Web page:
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Birth of the Dragon

MPAA Rating: PG-13-Rating (MPAA) for martial arts violence, language and thematic elements.
not reviewed
Moviemaking Quality:

Primary Audience:
Adults Teens
Action Biography Martial-Arts
1 hr. 43 min.
Year of Release:
USA Release:
August 25, 2017 (wide)
DVD: November 21, 2017
Copyright, BH Tilt, a division of Blumhouse Productions click photos to ENLARGE Copyright, BH Tilt, a division of Blumhouse Productions Copyright, BH Tilt, a division of Blumhouse Productions
Relevant Issues
Copyright, BH Tilt, a division of Blumhouse Productions

developing expertise in martial-arts

Copyright, BH Tilt, a division of Blumhouse Productions
Featuring: Philip Ng … Bruce Lee (Philip Wan-Lung Ng)
Yu Xia … Wong Jack Man (Xia Yu)
Billy Magnussen … Steve McKee
Wang Xi'An … Tai Chi Grandmaster / Wang Lian
Hai Yu … Shaolin Abbot (Yu Hai)
Yue Wu … Wang Biao (Wu Yue)
Steven Roberts (Steven F. Roberts) … Beat Poet
Riley Wood … Hippie Girl
Simon Yin … Vinnie Wei
Terry Chen … Frankie Chen
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Director: George Nolfi—“The Adjustment Bureau,” co-writer of “The Bourne Ultimatum”
Producer: Jason Blum
Sunil Homes
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Distributor: BH Tilt, a division of Blumhouse Productions

“The fight that became legend. The legend that became Bruce Lee.”

Here’s what the distributor says about their film: “At a time when the 1960s counterculture was in full swing in San Francisco, Lee (Philip Ng) was a rebel of his own, teaching his own type of martial arts to non-Chinese despite his community frowning upon it. A young actor named Steven McKee (Billy Magnussen) becomes a pupil of Lee’s, who in turn is fascinated by his new student’s line of work. However, kung fu master Wong Jack Man (Yu Xia) is sent from China to stop Lee’s heretical ways, soon giving birth to a legend.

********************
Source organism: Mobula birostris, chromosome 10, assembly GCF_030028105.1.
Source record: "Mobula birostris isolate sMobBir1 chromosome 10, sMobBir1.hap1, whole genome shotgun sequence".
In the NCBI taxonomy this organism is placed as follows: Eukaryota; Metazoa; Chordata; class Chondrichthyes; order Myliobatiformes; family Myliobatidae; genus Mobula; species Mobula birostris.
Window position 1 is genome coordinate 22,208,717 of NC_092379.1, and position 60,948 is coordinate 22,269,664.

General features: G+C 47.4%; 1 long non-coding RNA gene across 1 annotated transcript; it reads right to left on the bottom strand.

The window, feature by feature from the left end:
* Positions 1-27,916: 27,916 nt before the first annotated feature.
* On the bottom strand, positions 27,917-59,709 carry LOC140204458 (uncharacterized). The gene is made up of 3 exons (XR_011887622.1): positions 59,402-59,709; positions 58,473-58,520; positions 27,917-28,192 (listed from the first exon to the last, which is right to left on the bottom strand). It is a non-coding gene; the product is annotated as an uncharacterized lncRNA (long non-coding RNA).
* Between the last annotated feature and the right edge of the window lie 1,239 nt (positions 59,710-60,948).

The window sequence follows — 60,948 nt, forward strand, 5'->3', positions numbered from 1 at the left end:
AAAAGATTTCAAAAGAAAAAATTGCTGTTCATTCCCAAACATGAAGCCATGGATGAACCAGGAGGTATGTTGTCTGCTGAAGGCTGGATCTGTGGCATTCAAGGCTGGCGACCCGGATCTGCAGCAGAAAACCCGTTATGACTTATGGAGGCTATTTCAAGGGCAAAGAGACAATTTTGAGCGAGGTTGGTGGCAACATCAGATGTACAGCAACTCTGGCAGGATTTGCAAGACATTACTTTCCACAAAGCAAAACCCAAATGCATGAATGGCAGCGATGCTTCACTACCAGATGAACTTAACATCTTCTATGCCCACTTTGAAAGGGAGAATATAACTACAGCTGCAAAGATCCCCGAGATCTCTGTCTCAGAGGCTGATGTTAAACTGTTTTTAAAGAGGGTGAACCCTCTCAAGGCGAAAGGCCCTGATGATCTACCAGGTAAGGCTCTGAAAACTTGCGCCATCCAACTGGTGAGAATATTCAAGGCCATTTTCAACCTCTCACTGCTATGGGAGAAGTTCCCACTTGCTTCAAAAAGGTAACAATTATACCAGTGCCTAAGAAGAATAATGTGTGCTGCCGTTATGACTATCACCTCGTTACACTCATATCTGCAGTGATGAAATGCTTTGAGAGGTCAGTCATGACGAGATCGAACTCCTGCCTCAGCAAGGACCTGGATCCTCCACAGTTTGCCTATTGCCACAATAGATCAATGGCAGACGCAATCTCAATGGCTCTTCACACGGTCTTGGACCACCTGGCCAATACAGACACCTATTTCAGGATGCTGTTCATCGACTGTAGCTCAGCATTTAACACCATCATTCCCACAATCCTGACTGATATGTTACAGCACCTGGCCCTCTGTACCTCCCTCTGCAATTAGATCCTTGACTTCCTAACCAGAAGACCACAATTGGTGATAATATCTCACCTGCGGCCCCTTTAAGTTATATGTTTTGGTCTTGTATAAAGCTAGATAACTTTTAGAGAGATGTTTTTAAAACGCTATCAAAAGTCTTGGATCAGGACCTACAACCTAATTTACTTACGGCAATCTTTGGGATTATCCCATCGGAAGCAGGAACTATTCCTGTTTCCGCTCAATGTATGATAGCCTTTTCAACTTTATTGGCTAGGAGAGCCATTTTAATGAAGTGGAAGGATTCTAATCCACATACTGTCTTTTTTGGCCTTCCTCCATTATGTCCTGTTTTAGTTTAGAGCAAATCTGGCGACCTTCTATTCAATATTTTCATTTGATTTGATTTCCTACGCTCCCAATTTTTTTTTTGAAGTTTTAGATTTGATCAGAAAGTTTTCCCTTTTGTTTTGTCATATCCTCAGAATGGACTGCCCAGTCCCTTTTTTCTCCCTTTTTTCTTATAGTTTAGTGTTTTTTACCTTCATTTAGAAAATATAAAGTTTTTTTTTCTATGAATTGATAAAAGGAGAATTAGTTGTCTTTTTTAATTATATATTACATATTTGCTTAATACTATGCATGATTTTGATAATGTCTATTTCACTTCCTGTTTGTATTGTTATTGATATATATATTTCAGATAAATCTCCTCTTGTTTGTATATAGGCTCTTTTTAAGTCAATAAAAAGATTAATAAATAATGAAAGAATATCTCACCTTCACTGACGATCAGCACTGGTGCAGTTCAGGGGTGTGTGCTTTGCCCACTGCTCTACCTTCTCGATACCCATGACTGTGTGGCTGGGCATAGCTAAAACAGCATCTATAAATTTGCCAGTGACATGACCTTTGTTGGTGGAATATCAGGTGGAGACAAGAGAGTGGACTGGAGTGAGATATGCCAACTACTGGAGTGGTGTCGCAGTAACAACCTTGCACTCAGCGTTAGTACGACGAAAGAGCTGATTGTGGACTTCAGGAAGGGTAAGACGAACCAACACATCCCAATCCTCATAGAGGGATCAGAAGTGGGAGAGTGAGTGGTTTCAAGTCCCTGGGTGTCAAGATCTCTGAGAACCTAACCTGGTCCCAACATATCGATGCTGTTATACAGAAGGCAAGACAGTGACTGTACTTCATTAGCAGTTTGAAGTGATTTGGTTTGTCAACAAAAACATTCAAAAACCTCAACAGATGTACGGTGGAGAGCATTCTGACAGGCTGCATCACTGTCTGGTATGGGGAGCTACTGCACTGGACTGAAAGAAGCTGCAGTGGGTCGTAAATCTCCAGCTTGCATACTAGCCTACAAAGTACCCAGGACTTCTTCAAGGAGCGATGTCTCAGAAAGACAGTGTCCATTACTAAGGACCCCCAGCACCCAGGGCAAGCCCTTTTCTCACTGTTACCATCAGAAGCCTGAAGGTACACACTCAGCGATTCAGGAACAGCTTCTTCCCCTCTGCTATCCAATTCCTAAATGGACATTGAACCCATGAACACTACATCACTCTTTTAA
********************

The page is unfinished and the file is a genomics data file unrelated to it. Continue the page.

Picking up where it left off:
BIRTH OF THE DRAGON is a modern take on the classic movies that Bruce Lee was known for. It takes its inspiration from the epic and still controversial showdown between an up-and-coming Bruce Lee and kung fu master Wong Jack Man—a battle that gave birth to a legend.”

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Movie Critics
…all cliché, all terrible, tone-deaf *cool*, all horrifying tropes years beyond their sell-by date… preposterous screenwriting… directed with all the flare of a mid-‘90s tourism video…
Scout Tafoya,
…The whole enterprise plays like a throwback, summoning up memories of Lee’s cut-rate/no-script “chop sockey” pictures where the charisma was obvious, the fights epic, the stories an afterthought and the effects wincingly obvious. …
Roger Moore, Movie Nation
…fictionalized drama… Rewatching “Enter the Dragon” would be a better choice…
Frank Scheck, The Hollywood Reporter
…As alternatingly silly and serious as its mix of wisdom and wallops, and even with that blond bro gumming up the works, “Birth” is nevertheless zippy, B-movie entertainment. …
Robert Abele, The Wrap
…It’s unusual to see a film like this make its nominal hero into a jerk, who learns something essential from his nemesis. True or not, the complex characterization does make for a better story. …
Noel Murray, Los Angeles Times
…Xia's humble sifu lends more gravitas than this dreck deserves, and a rousing, improbable finale in which Lee and Man take on the mob together offers some great fight choreography, but it's all too little, too late. …
Andrew Parker, The Globe and Mail (Toronto)